Once a SEAL has graduated to this elite level of hardness it can become easier to be hard than it is to be smart. It can become more natural to work through pain than ask for help. Sometimes working through pain is good. You must push the envelope to grow. When a runner quits because he says that he can’t go one step further – he has just gone one step further as he was thinking this thought of surrender. SEALs know this and with each step after they thought they couldn’t go one step further they are becoming harder and harder. In the SEALs mind, you really don’t know how far you can go until you pass out. As strange as that may sound to the average athlete, that is the daily thought process of a SEAL. But remember – to much can do can do you in.

In the business world it can be hard to ask for help. A business professional can get to a point where they are mentally hard. They refuse to accept the status quo, mediocrity or complacency. They are hard and proud that they are hard. Yet, the hardness that has catapulted their success can also ignite their demise if they fail to ask for help. Being hard does not negate being smart and being smart means often times asking for help. When the eardrum of your business is punctured and water is trickling into your estachian tube as you choke on the waters of life – you must ask for help. Not doing so does not mean that you are hard, it means that you are not smart.

Perhaps this means finding someone on your team that you know is strong enough to say, ‘Hey, what is going on here? Something is not right.’ Or perhaps you are this person to someone who is being hard. When TC found a problem with this SEALs hearing he was not delighted that he caught him in the act of being hard. Instead, his only focus was the health and safety of this man and the unit. In the same tone, if someone you know is being too hard for their own good – to approach them with the ,’Ah hah! I gotcha!’ attitude is not going to fly. It must be a conversation not derived from you gaining pleasure in diagnosing their weakness. If this is the case, find someone else to ask the tough questions.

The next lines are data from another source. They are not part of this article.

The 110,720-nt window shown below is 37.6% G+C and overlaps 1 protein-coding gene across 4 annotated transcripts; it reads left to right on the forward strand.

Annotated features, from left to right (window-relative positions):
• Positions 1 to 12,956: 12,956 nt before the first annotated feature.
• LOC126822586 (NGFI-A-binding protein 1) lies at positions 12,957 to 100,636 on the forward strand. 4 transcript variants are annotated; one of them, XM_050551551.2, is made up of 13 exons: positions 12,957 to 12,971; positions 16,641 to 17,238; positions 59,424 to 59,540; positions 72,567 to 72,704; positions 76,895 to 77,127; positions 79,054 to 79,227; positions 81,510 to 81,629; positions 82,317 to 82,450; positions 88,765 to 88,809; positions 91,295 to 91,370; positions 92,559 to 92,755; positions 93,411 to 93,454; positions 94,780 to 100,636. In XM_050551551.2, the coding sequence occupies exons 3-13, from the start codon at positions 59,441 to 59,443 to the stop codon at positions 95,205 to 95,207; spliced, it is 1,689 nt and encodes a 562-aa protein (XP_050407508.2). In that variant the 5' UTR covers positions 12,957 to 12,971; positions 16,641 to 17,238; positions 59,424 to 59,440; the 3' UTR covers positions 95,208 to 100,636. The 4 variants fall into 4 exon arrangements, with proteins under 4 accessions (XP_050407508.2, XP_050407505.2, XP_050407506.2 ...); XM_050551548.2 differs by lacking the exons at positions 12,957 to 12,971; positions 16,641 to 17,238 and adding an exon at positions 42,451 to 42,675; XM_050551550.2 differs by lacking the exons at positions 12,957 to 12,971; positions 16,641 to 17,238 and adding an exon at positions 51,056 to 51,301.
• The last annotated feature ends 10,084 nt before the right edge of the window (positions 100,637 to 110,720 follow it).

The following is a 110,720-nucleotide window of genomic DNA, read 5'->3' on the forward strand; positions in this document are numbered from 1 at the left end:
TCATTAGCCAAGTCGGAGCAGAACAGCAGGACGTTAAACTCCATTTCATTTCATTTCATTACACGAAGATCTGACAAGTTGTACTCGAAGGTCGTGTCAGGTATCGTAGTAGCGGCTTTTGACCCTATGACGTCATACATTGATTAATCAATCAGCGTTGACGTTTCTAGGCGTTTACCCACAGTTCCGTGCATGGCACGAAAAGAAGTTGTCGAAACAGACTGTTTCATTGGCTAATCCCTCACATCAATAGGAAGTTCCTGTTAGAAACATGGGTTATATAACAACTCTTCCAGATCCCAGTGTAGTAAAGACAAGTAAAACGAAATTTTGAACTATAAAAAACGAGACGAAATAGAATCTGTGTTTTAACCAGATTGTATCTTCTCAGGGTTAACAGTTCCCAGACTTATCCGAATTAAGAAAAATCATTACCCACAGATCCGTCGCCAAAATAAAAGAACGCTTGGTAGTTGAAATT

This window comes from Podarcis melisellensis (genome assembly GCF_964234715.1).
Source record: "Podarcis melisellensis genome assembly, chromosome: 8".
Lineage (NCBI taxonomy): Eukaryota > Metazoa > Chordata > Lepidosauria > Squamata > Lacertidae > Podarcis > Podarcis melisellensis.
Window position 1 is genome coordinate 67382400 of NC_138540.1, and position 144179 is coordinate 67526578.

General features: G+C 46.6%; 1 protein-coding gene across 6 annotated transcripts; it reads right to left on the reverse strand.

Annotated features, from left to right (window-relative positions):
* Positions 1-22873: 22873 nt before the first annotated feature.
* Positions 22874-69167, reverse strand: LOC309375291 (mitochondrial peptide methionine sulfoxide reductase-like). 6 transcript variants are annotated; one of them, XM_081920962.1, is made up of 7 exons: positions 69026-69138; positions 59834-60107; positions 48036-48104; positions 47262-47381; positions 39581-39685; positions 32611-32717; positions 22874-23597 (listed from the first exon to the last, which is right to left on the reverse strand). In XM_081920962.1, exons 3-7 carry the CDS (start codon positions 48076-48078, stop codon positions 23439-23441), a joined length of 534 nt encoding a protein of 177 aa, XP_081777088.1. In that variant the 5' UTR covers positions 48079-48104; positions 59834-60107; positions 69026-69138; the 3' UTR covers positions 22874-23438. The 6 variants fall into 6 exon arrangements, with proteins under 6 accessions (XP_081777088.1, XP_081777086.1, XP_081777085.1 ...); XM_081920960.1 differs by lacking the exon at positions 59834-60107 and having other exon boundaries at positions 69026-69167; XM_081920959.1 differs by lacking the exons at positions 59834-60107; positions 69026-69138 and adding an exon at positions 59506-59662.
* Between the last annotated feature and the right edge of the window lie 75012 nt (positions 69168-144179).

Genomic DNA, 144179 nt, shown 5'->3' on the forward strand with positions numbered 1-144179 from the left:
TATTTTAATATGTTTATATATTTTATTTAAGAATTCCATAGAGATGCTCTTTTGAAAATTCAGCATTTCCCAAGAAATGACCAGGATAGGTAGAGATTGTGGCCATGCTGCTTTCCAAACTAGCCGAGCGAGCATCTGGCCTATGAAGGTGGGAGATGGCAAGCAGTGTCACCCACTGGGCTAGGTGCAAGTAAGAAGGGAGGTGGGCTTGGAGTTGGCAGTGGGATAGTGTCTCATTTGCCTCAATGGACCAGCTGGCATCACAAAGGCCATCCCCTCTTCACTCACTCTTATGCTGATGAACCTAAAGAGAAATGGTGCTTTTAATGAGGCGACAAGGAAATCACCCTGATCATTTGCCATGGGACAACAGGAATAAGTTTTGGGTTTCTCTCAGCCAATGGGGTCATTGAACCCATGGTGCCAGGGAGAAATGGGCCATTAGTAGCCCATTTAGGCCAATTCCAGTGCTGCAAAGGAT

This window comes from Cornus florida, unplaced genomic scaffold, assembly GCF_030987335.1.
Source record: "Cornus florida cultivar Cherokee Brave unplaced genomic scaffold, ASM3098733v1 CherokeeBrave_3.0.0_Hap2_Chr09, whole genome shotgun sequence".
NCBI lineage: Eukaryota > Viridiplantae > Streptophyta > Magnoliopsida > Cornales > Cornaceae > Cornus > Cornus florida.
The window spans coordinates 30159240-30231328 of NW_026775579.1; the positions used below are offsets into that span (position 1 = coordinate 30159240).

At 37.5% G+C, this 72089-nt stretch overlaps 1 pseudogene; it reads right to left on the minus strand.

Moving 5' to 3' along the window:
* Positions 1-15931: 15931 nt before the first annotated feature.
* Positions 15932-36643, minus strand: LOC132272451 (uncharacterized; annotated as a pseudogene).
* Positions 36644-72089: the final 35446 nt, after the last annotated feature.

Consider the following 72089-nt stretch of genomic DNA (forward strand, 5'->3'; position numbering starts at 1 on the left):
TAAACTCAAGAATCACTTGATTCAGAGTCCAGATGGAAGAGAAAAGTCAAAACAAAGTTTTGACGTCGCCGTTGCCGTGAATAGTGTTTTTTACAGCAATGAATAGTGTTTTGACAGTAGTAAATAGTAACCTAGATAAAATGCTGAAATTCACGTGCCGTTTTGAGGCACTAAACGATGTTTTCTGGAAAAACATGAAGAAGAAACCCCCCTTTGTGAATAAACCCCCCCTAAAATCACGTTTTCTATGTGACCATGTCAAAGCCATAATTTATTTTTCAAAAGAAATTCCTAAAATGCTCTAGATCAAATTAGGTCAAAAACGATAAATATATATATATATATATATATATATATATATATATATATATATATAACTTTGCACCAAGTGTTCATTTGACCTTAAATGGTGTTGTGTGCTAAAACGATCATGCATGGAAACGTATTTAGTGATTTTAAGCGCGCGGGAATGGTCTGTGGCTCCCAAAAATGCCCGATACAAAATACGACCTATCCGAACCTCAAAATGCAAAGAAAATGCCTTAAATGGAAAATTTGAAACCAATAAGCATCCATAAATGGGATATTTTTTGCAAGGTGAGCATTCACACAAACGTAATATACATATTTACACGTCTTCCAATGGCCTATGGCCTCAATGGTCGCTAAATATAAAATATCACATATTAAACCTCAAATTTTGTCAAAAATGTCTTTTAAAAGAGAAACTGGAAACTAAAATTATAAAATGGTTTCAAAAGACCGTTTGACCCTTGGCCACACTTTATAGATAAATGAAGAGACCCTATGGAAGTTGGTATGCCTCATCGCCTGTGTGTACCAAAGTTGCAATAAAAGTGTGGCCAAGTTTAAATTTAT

A SEAL must be smart enough to know when to pull back, slow down and ask for help and you must as well if you desire to be successful in your life. If the bolts on the wheels of your life have loosened and there is about to be a destructive separation of wheel and axle on the highway of life….please ask for help.

If you business is in financial trouble ask for the help of a trusted financial analyst to observe the facts from an outside perspective. If your relationships are in trouble do not what for the explosion of a final ending, instead inquire of how you can correct the problem. Ignoring the symptoms on a military mission is sometimes expected and necessary. Other times it will get you killed.

For the elite, sometimes it can be easy to be hard, but hard to be smart. Make sure that you are both.


1. Make sure that you are hard. It is good to be hard. When you are mentally hard this means that complacency and mediocrity have no place in your life. This state of being hard means that you will work through obstacles and even view struggles or pain as weakness leaving the body.

2. Understand that while it is good and required for success that you are hard – you must also be smart. Being smart insists that you ask for help when you are over your head in trouble. Perhaps, you may not need to quit but asking an expert their opinion is being smart. If the expert suggests you change your course of action – change your course of action. The good news is that you are still hard.

3. If you know you have a tendency to ignore the warning signs and press on when it is to your detriment. Get someone on your team who is strong and not afraid to call you out.

4. If someone on your team is obviously beating their head up against a wall and being stubbornly hard – in a gently way, come along aside this person and guide them addressing the challenge or roadblock.

5. Remember, it can sometimes be easy to be hard, but hard to be smart.

Find out more in the MIND OF A SEAL CD PACKAGE